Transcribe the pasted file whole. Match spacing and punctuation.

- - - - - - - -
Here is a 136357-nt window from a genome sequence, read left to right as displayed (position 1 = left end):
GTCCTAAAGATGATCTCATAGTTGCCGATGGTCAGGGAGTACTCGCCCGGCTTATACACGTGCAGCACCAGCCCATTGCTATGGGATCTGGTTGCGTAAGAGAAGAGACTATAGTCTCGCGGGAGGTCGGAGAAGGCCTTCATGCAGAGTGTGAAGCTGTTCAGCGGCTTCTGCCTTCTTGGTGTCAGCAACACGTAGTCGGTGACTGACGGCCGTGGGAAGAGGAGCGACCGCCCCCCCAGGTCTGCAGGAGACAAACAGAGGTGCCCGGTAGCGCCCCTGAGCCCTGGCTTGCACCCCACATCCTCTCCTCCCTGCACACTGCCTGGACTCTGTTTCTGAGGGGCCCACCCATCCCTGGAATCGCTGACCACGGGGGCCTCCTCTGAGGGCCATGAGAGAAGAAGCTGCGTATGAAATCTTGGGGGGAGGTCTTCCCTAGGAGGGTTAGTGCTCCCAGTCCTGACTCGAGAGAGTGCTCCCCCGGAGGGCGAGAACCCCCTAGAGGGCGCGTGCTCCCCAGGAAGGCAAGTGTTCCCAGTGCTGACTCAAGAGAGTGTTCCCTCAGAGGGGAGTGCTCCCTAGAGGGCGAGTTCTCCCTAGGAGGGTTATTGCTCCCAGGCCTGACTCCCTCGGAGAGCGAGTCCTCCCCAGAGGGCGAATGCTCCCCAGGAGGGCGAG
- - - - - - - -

Here is a 136357-nt window from a genome sequence, read left to right as displayed (position 1 = left end):
GTCCTAAAGATGATCTCATAGTTGCCGATGGTCAGGGAGTACTCGCCCGGCTTATACACGTGCAGCACCAGCCCATTGCTATGGGATCTGGTTGCGTAAGAGAAGAGACTATAGTCTCGCGGGAGGTCGGAGAAGGCCTTCATGCAGAGTGTGAAGCTGTTCAGCGGCTTCTGCCTTCTTGGTGTCAGCAACACGTAGTCGGTGACTGACGGCCGTGGGAAGAGGAGCGACCGCCCCCCCAGGTCTGCAGGAGACAAACAGAGGTGCCCGGTAGCGCCCCTGAGCCCTGGCTTGCACCCCACATCCTCTCCTCCCTGCACACTGCCTGGACTCTGTTTCTGAGGGGCCCACCCATCCCTGGAATCGCTGACCACGGGGGCCTCCTCTGAGGGCCATGAGAGAAGAAGCTGCGTATGAAATCTTGGGGGGAGGTCTTCCCTAGGAGGGTTAGTGCTCCCAGTCCTGACTCGAGAGAGTGCTCCCCCGGAGGGCGAGAACCCCCTAGAGGGCGCGTGCTCCCCAGGAAGGCAAGTGTTCCCAGTGCTGACTCAAGAGAGTGTTCCCTCAGAGGGGAGTGCTCCCTAGAGGGCGAGTTCTCCCTAGGAGGGTTATTGCTCCCAGGCCTGACTCCCTCGGAGAGCGAGTCCTCCCCAGAGGGCGAATGCTCCCCAGGAGGGCGAG